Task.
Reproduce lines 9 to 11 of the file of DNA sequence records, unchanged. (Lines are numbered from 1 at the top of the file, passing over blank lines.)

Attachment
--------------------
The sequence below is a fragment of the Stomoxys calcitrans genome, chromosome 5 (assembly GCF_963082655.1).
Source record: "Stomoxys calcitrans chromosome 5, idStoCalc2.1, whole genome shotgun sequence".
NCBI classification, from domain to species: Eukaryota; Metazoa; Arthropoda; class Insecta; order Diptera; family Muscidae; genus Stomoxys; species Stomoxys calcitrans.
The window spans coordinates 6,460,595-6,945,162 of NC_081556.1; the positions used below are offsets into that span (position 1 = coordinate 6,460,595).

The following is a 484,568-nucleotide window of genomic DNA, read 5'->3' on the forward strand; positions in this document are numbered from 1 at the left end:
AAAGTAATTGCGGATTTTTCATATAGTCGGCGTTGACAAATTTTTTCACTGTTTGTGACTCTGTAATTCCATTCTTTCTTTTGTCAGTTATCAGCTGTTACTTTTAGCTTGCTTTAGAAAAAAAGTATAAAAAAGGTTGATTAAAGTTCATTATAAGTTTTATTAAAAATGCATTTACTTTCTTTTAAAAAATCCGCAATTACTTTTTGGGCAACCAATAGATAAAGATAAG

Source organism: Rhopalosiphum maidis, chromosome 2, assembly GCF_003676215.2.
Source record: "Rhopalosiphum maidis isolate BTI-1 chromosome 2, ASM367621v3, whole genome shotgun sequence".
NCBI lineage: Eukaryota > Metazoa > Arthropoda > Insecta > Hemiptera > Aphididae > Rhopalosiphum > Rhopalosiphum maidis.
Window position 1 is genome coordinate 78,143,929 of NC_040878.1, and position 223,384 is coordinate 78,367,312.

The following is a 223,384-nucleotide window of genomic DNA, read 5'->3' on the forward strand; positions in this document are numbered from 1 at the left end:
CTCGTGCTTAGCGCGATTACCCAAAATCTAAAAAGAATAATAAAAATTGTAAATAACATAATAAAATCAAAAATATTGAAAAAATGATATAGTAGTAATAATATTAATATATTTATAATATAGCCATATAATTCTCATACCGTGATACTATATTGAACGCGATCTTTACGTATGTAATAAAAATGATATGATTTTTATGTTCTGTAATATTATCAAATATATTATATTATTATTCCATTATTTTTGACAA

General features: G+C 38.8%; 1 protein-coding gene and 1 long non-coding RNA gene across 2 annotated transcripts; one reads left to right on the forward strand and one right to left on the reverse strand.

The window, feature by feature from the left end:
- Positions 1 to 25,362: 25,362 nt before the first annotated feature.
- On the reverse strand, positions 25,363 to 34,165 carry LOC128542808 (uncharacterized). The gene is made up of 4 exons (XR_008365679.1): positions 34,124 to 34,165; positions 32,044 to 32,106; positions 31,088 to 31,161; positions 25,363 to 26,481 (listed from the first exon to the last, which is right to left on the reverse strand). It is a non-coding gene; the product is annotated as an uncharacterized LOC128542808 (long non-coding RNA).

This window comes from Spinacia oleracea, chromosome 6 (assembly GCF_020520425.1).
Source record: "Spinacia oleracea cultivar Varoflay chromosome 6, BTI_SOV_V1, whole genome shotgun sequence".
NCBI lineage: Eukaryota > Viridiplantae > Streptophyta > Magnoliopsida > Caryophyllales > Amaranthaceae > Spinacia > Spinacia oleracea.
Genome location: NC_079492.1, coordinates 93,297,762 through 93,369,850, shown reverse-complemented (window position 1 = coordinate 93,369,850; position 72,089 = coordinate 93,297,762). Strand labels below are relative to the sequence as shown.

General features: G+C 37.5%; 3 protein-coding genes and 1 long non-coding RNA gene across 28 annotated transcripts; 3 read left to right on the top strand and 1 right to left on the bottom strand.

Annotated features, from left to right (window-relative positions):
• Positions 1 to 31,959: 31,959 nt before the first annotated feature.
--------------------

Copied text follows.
NCBI lineage: Eukaryota > Metazoa > Arthropoda > Insecta > Hemiptera > Aphididae > Rhopalosiphum > Rhopalosiphum maidis.
Window position 1 is genome coordinate 78,143,929 of NC_040878.1, and position 223,384 is coordinate 78,367,312.

The following is a 223,384-nucleotide window of genomic DNA, read 5'->3' on the forward strand; positions in this document are numbered from 1 at the left end: